Day Seven – Wickenburg and Into the Megalopolis

On Route 60, passing Black Mountain

I never thought I'd look forward to a climbing up and around a mountain, but after about 100 miles of straight-as-an-arrow roads, it was great to have a change! Click on image to enlarge.

30 March 2011. Today was a relaxing day, though I did pedal 66 miles. I got a much earlier start than the day before: leaving around 7 am. After the straight-line Route 60 from Quartzsite, this section finally had a bit of a hill and some curves. I never imagined I would like a hill!

As we rose (only about 600 feet), the vegetation became more interesting. Saguaro, hedgehog, barrel, and prickly-pear cactus, Ocotillo (is that a cactus?), yucca (Joshua Tree), palo verde, mesquite. From my bike, I scanned Black Mountain hoping to spot a desert big-horn sheep, but no luck—and it would have required extraordinary luck.

Joshua tree

Sometimes called the "Dr. Suess tree" for its form, this tree-like species of yucca (Yucca brevifolia) is found in parts of the desert Southwest. Click on image to enlarge.

Desert vegetation

Prickly pear cactus and Arizona's state tree, Palo Verde, are adapted in very different ways to drought. More on that in a future post. Click on image to enlarge.

Toward Wickenburg

Dropping down into the gentrified town or Wickenburg, population 5,000. Click on image to enlarge.

By 9:30, after various stops to take photos, I had made it the 25 miles to Wickenburg. There, I found the Pony Espresso Café, where I spent the next three hours relaxing, posting yesterday’s blog, reading comments from earlier blogs, sending e-mails, Skyping with Jerelyn, and having an early lunch.

It felt very civilized. They had a table outside (in the shade), and the temperature was perfect. The battery charge on my laptop held up fine.

I’m really impressed with Wickenburg. Very different from the towns I’ve been through, which seem mostly desolate and destitute. I wouldn’t be surprised if there was even a foreign car dealership in the town! I gather it’s somewhat of a tourist town—focused around dude ranches.

Following my relaxed late morning at the café, I continued on down Route 60. But no sooner had I gotten started than I veered off, attracted by a sign for the Hassayampa River Preserve. I was thinking I might find a shady patch of green grass to catch a short nap. It turns out it’s a Nature Conservancy preserve—and a really nice one. I spent a good hour there and could have spent much more time checking out the vegetation and wildlife. I got the first use out of the small pair of binoculars I brought.

Hassayampa River

This small stream flows year-round with crystal clear water. The area is protected by The Nature Conservancy. Click on image to enlarge.

Hassayampa River 2

Another shot of this beautiful, meandering stream. It was mid-day when I was here, but an early-morning walk would be filled with bird song I suspect. Click on image to enlarge.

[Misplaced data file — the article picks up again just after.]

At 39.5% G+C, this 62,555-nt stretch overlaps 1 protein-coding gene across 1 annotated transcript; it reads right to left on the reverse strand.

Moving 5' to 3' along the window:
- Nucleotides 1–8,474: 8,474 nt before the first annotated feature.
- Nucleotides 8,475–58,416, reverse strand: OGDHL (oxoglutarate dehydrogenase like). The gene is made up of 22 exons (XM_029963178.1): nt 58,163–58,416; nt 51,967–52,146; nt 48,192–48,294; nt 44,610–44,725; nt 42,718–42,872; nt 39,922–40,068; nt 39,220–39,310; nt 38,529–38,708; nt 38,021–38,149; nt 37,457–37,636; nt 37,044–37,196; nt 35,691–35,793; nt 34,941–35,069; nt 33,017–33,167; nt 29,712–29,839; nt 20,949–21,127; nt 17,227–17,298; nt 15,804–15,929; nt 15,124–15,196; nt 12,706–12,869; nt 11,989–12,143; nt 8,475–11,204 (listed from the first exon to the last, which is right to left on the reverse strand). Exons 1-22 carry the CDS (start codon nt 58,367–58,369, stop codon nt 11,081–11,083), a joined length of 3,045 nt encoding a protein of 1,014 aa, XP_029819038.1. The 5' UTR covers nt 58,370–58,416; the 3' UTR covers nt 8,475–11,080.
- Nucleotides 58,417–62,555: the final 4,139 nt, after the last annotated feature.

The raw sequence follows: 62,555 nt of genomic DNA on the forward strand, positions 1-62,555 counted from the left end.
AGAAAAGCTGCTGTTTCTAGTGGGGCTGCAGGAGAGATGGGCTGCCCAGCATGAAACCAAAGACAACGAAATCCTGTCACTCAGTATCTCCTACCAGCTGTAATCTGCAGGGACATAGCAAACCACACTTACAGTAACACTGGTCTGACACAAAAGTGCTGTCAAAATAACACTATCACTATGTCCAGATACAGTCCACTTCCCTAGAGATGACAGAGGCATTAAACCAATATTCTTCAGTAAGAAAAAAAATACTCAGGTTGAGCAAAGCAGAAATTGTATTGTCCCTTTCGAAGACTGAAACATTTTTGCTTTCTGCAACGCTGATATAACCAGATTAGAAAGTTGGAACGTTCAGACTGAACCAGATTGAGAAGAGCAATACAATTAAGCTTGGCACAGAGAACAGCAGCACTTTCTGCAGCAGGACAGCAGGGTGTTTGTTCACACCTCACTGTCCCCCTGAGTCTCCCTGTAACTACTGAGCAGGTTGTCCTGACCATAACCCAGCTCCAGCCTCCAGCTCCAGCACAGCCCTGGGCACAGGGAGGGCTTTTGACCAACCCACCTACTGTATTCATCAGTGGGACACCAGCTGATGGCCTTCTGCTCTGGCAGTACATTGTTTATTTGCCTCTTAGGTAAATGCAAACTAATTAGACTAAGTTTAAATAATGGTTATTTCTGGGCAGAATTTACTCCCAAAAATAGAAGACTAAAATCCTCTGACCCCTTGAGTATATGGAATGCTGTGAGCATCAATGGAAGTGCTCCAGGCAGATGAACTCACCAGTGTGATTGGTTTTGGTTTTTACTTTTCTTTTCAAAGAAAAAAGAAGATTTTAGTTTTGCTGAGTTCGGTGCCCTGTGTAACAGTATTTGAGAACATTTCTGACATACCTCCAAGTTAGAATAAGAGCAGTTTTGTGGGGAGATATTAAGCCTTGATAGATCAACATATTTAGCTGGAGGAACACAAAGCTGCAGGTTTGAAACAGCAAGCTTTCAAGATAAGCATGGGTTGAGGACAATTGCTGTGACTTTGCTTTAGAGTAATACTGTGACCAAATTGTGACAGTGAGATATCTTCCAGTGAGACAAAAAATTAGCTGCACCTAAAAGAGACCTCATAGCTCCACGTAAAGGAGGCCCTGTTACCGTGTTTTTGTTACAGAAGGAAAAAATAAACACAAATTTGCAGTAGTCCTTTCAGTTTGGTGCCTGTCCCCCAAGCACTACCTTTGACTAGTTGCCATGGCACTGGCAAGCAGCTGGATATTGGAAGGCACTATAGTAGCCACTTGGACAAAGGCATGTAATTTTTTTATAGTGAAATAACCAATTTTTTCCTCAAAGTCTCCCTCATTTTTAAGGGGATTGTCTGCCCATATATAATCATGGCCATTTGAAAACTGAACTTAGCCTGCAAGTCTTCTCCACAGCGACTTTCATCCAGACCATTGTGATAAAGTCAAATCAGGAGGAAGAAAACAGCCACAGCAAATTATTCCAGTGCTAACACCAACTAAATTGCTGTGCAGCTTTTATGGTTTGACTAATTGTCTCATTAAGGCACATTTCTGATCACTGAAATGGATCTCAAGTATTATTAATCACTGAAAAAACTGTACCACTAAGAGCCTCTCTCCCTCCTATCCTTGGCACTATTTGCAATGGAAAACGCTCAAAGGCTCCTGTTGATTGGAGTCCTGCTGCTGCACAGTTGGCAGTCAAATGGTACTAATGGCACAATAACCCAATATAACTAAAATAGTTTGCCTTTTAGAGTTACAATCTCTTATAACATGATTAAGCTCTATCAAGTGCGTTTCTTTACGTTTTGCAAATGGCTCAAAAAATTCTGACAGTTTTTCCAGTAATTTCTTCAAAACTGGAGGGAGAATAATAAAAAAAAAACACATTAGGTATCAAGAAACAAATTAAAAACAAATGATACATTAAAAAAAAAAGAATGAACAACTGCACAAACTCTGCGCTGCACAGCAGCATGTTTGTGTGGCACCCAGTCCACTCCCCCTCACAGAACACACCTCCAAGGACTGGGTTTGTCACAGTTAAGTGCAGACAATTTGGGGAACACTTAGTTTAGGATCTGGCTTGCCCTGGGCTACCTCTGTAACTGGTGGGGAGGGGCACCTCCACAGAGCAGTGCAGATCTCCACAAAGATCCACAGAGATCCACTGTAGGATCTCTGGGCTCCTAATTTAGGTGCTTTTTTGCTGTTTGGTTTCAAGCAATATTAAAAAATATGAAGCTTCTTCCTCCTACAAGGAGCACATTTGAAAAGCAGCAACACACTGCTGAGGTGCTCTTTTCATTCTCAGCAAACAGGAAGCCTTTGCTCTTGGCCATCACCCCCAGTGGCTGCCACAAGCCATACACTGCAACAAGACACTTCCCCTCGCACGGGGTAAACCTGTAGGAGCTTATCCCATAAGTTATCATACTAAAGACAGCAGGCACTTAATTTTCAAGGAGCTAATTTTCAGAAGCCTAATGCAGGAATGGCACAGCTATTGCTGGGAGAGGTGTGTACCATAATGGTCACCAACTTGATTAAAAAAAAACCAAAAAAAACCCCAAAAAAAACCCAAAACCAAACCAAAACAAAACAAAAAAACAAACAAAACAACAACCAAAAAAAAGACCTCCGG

For most of the Hassayampa River’s 100-mile course, it flows underground, but here at the preserve the river (really a stream) surfaces with its crystal-clear water. Apparently, it flows year-round, providing for lush vegetation and rich birdlife. More than 280 species of birds have been seen here, along with lots of lizards, mammals, butterflies, and lots more.

Tiny lizzard

I didn't notice until I uploaded my photos that this little lizzard (maybe 4-5" long) has two tails. As a defense measure, some lizzards can lose and then regenerate a tail (a handy trait if a bird grabs you by the tail). Somehow, this one regenerated two tails. Click on image to enlarge.

Hummingbird feeder at the TNC preserve

Some of the males hummingbirds frequenting this feeder had brilliant red heads. I haven't looked up the species. I think this is female. Click on image to enlarge.

Definitely worth a visit. It’s just outside of Wickenburg (heading southeast on 60), on the right-hand side. Oh, and after walking one of the trails (Lion Trail), I did find a place in a picnic area to lie down—shaded by a fan palm tree.

When I finally got back on my bike for the not-quite-forty mile ride to Sun City, where I’m staying, it was around 2:30 pm. This part of the ride was all on a four-lane, divided highway (Route 60). With a speed limit of 65 mph and lots of traffic, it’s more like an interstate highway, but it was an uneventful ride. A few construction zones actually worked in my favor by closing off the right-hand lane so that I had it all to myself and could pedal on the traveled surface, which is much smoother than the shoulder.

Into Sun City

Traffic picked up as I got into the more developed city. Click on image to enlarge.

As I got into the city—Surprize, Sun City, Phoenix, Tempe, Mesa, and Scottsdale all run together into a massive suburban sprawl that’s 50 miles across—the traffic picked up (six-lane highway) and the biking became less fun. But I made it, just when I told my hosts I’d likely get in: around 5:30.

The pool out back

Larry and Trudy were wonderful hosts with a beautiful place. Apparently there is a restriction against hanging clothes on the fence, though, so I had to drape my washed clothes on the arms of chairs. (I brought little in the way of clothing, so wash out what I bike in each evening.) Click on image to enlarge.

Larry and Trudy's place

The Burro Jim Motel this is not! Click on image to enlarge.

Larry and Trudy

Posing next to my bicycle. Click on image to enlarge.

It’s a very nice house, right on a golf course. The retired couple does a lot of outdoor activities and couldn’t be more gracious.

On Thursday I’m going to ride about 25 miles to Mick Dalrymple’s place across-town (closer to my escape route out of the city). Mick is active with the Arizona green building community.